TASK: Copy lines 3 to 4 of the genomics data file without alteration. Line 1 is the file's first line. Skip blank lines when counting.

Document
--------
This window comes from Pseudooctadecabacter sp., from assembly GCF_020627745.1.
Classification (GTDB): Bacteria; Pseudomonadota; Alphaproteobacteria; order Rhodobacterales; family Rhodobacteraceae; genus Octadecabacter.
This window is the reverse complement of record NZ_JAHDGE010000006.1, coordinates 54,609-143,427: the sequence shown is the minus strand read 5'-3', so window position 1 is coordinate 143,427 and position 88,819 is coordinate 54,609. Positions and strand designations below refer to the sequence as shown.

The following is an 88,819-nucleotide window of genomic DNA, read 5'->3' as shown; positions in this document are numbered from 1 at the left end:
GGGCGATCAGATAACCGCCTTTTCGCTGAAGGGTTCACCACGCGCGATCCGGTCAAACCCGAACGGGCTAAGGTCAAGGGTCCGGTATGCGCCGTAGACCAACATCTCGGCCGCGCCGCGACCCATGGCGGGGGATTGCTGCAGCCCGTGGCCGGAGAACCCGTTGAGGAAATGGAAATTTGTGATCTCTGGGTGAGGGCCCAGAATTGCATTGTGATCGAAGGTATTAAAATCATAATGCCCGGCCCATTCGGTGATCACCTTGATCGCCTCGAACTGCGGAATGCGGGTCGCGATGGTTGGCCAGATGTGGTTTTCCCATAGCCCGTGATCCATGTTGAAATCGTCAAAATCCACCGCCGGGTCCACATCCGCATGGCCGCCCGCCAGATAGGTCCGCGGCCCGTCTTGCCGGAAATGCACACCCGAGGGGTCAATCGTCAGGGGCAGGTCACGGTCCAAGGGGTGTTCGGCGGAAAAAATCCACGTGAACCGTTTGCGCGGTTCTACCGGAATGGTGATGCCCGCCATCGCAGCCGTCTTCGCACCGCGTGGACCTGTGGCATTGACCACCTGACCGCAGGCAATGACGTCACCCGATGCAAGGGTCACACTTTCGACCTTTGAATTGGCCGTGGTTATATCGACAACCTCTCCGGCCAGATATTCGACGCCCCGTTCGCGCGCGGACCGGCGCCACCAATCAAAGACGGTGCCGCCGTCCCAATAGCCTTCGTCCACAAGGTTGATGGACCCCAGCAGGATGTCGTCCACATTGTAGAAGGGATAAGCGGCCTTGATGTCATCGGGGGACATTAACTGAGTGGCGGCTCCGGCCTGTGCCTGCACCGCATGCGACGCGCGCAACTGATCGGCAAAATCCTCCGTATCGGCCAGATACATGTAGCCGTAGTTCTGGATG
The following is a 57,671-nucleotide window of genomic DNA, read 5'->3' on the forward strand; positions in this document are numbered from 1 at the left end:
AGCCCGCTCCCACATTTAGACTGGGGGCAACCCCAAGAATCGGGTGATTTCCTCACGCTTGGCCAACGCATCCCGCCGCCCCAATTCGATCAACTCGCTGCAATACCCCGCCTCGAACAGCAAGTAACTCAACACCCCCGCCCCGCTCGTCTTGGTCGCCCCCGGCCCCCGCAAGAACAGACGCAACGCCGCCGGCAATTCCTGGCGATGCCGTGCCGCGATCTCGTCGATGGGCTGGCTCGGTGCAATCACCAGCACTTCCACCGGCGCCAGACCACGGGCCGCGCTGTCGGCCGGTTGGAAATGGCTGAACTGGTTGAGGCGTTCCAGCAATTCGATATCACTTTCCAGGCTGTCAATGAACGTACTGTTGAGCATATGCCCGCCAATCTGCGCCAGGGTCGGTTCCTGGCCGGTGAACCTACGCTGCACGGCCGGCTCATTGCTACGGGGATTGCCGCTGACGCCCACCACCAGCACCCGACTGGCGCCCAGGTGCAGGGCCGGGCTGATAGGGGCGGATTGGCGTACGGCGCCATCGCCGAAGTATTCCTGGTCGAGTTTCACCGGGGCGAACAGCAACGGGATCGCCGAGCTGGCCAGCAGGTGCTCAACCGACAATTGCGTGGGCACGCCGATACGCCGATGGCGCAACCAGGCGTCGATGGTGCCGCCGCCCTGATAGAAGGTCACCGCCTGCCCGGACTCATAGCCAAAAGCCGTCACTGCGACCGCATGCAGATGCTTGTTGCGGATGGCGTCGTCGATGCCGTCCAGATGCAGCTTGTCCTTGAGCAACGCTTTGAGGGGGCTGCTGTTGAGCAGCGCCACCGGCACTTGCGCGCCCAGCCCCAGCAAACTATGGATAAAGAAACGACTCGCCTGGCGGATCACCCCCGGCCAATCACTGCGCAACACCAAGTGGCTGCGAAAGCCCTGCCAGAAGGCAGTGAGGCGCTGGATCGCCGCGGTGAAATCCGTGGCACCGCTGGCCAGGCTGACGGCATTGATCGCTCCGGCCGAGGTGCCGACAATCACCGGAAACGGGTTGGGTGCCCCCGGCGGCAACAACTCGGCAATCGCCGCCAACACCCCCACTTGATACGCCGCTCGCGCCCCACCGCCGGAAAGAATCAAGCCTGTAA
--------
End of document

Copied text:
This window is the reverse complement of record NZ_JAHDGE010000006.1, coordinates 54,609-143,427: the sequence shown is the minus strand read 5'-3', so window position 1 is coordinate 143,427 and position 88,819 is coordinate 54,609. Positions and strand designations below refer to the sequence as shown.

The following is an 88,819-nucleotide window of genomic DNA, read 5'->3' as shown; positions in this document are numbered from 1 at the left end: